Cetyl Myristoleate For Joint Pain And Inflammation
|Cetyl Myristoleate||Darrell Miller||05/08/08|
May 08, 2008 03:47 PM
Author: Darrell Miller (firstname.lastname@example.org)
Subject: Cetyl Myristoleate
Cetyl myristoleate is a fatty acid ester used largely as a dietary supplement to support joint mobility and the immune system. Chemically it is a natural hexadecyl ester of cis-9-tetradecanoic acid, an unsaturated fatty acid commonly known as myristoleic acid.
The acid is found naturally in fish and whale oils, and also in butter and kombo butter from the kombo nut. The ester is of a buttery consistency at normal room temperatures, and turns waxy when cooled, and it has no known uses other than as a health supplement, particularly for the treatment of arthritis and other inflammatory and immune system problems.
The substances appear to have similar therapeutic characteristics to unsaturated essential fatty acids, but with a stronger and more long lasting effect. It also appears to work in three distinctly different ways in that it acts as a joint lubricant, supports the immune system and functions in the same way as essential fatty acids.
Arthritis is a disease that has reached epidemic proportions worldwide, and it is estimated that more than 50 million Americans are affected by it. Until recently it was believed to be a disease of the aged, or associated with physical injury, but is now known to be more complex than that, with many manifestations and causes. Because of this, no single treatment is effective with all forms of arthritis, but cetyl myristoleate is the new kid on the block that is believe to make a significant contribution to the treatment of non-infective forms of the disease.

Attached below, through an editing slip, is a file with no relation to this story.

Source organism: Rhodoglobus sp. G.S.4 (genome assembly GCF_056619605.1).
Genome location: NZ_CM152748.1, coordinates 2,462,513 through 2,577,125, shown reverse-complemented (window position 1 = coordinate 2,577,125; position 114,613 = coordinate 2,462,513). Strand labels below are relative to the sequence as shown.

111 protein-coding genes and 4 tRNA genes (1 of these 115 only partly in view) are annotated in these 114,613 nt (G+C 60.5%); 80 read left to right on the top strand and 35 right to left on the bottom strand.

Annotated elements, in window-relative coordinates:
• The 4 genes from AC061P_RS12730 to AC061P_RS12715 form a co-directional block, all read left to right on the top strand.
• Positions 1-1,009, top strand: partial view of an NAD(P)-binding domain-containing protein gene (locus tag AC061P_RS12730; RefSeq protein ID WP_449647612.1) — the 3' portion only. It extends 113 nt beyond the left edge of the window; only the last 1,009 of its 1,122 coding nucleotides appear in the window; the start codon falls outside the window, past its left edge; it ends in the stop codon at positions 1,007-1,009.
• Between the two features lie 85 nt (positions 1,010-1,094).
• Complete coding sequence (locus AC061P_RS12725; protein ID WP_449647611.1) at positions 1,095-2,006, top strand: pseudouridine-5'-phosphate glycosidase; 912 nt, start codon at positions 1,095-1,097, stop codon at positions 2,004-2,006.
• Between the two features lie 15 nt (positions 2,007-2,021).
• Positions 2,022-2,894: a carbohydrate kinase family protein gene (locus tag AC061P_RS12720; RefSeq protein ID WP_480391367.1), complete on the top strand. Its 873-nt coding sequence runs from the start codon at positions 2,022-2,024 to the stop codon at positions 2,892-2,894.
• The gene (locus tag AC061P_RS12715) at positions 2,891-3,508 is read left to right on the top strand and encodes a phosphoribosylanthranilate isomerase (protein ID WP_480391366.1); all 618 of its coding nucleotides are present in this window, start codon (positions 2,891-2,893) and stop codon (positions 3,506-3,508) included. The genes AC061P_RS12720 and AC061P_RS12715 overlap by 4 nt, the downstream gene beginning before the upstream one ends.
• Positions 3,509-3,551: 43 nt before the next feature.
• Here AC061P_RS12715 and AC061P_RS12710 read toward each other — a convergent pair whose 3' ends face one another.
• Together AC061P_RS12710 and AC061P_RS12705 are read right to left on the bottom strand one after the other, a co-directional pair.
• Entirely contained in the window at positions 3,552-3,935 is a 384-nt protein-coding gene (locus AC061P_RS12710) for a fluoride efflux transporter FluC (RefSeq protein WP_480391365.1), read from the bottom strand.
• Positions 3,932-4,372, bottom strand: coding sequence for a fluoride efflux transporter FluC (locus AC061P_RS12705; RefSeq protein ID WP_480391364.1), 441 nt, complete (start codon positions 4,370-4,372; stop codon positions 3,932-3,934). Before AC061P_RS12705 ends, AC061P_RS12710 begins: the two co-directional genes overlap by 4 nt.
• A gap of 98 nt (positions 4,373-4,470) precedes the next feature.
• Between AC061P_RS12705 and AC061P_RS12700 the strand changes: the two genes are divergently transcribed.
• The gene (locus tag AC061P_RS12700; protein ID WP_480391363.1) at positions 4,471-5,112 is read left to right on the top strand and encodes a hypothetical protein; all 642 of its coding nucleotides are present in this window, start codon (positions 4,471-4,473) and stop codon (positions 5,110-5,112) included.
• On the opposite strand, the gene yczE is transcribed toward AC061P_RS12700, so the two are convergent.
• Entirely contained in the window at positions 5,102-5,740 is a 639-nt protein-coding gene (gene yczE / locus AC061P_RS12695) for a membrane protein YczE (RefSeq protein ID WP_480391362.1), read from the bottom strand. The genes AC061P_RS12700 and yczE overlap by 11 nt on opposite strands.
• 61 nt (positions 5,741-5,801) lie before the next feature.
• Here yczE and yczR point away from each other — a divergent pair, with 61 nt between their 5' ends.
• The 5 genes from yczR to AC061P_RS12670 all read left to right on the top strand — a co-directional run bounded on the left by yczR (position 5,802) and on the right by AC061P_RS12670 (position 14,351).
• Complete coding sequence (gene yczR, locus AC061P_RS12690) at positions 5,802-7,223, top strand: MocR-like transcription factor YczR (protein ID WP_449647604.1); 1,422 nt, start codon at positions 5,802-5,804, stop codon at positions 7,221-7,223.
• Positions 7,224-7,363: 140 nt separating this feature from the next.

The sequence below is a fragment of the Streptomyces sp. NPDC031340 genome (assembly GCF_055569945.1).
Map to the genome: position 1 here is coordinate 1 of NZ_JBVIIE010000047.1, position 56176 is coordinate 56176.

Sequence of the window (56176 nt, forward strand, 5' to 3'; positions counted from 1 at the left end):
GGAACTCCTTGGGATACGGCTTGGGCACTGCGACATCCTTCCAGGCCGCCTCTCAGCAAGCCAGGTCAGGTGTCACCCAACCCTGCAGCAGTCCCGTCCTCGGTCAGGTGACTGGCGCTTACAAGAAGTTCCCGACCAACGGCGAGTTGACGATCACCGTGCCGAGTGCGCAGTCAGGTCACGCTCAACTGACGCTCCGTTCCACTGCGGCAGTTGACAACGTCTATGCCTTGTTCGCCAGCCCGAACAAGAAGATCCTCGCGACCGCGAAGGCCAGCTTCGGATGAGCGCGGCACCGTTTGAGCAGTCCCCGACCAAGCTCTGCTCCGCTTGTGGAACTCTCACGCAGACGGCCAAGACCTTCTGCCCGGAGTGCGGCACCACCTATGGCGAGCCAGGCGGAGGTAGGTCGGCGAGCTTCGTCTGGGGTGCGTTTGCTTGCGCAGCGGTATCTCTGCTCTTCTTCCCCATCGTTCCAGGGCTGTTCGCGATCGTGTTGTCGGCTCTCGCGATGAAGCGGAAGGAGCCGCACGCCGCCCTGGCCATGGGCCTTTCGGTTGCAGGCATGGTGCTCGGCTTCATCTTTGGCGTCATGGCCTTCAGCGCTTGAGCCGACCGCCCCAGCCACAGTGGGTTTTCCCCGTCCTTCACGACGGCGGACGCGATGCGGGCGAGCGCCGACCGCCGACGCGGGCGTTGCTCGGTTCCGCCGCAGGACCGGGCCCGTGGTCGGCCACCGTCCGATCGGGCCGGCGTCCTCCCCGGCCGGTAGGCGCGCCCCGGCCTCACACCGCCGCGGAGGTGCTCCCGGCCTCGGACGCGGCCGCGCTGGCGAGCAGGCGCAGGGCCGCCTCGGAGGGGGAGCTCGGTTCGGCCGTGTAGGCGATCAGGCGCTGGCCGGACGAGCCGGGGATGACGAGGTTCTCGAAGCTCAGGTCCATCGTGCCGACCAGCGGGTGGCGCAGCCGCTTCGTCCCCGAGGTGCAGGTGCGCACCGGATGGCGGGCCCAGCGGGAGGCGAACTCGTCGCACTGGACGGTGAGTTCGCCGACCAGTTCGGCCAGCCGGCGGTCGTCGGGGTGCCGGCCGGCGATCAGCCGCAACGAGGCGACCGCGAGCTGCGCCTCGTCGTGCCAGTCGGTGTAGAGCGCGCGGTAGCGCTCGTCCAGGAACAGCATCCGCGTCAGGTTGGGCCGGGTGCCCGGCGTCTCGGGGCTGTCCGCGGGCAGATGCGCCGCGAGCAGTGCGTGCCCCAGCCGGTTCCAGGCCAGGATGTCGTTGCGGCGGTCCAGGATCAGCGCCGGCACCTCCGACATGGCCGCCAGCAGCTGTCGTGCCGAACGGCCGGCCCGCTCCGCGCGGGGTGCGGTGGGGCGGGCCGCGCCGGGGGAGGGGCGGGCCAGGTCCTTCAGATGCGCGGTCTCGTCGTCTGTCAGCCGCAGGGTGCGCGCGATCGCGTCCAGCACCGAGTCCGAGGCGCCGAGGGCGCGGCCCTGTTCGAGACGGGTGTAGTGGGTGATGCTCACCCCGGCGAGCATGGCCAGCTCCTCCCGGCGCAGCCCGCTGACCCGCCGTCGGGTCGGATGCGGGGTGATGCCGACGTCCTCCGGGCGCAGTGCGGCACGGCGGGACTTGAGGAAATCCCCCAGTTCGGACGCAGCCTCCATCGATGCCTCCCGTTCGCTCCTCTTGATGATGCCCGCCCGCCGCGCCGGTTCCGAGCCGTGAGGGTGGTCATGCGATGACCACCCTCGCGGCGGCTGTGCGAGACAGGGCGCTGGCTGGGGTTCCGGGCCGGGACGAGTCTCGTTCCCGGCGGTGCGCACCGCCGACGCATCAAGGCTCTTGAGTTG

However, it was not always known, and a search in the textbooks for cetyl myristoleate prior to 1977 would have yielded nothing. Why 1977? It started with Harry W Diehl, a sugar chemist with an interest in the treatment of arthritis. While carrying out research on arthritis in mice, he was working on thin layer chromatographic analysis of a methylene chloride extract of macerated mice. He noticed a separation that was unknown to him, which was subsequently identified as cetyl myristoleate.
He had been unable to induce arthritis in mice, and believed that if he found out how to do that, then he should also be able to establish what made the mice immune to the disease, and so establish a cure. He soon established that it was this cetyl myristoleate circulating in the blood that protected the mice, and then found a way of synthesizing it in the lab by esterifying myristoleic acid.
Since the compound was unknown at that time Diehl patented it in 1977, hence the date. Apart from in mice, it has subsequently been found only in whale oil and in one of the glands of the male beaver, with no other known sources at the time of writing. There have been several studies that have supported the effect of cetyl myristoleate on arthritis, the first human study being in 1995 when 46 out of 48 arthritis patients showed significant improvement in articular mobility and reduction in pain. Others since have demonstrated similar results.